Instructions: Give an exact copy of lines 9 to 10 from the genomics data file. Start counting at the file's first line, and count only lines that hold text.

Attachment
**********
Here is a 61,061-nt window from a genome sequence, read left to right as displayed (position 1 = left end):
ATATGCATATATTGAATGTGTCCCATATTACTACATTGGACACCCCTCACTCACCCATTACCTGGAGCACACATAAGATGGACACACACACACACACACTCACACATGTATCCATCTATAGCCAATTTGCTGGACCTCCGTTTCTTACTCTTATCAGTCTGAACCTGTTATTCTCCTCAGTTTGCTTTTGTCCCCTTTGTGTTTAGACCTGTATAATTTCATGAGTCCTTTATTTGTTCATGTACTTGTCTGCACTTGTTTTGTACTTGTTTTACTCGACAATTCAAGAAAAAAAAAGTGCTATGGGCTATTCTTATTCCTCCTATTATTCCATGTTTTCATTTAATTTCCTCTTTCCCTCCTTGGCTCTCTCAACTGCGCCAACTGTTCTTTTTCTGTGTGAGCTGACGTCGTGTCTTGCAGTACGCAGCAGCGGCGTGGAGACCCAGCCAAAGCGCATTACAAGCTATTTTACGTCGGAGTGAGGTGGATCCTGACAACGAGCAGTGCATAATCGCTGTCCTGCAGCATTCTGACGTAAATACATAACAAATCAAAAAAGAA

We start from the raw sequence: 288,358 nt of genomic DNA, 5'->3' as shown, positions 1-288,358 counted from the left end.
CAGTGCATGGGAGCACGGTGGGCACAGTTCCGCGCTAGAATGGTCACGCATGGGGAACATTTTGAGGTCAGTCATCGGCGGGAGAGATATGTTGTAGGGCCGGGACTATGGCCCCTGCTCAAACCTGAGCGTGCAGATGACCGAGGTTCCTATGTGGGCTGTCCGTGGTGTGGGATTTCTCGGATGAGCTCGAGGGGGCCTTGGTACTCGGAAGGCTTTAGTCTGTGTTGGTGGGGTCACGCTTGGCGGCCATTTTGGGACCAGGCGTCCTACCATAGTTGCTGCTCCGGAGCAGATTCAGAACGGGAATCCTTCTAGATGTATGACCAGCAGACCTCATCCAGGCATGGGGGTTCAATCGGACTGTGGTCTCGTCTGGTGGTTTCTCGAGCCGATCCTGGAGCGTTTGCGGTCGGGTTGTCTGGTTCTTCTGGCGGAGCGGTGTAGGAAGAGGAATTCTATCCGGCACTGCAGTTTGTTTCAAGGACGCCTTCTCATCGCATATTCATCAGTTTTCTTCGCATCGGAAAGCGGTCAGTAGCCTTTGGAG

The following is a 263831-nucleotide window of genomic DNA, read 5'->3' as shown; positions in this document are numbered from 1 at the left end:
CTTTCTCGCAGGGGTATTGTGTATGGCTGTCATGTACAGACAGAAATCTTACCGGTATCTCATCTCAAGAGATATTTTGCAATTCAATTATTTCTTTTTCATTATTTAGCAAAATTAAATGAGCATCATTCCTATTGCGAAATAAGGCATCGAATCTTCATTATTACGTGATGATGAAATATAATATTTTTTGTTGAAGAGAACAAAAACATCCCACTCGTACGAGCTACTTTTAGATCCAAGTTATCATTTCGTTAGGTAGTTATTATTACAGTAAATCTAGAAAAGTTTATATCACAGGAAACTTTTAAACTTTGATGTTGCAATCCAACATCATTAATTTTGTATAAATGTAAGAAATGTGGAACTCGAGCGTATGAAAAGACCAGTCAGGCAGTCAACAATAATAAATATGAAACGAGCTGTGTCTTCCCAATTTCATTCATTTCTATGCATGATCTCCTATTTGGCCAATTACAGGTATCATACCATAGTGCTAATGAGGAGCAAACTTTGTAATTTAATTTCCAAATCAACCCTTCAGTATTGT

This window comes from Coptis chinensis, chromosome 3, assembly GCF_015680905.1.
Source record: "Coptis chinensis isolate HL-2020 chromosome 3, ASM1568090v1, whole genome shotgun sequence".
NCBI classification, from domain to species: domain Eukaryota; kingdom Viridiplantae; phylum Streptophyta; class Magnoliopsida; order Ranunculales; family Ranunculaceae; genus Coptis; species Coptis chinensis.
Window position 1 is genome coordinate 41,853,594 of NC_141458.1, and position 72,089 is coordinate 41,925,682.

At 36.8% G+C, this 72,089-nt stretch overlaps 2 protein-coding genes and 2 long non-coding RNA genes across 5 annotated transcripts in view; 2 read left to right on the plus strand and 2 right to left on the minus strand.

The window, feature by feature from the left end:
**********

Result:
NCBI classification, from domain to species: domain Eukaryota; kingdom Viridiplantae; phylum Streptophyta; class Magnoliopsida; order Ranunculales; family Ranunculaceae; genus Coptis; species Coptis chinensis.
Window position 1 is genome coordinate 41,853,594 of NC_141458.1, and position 72,089 is coordinate 41,925,682.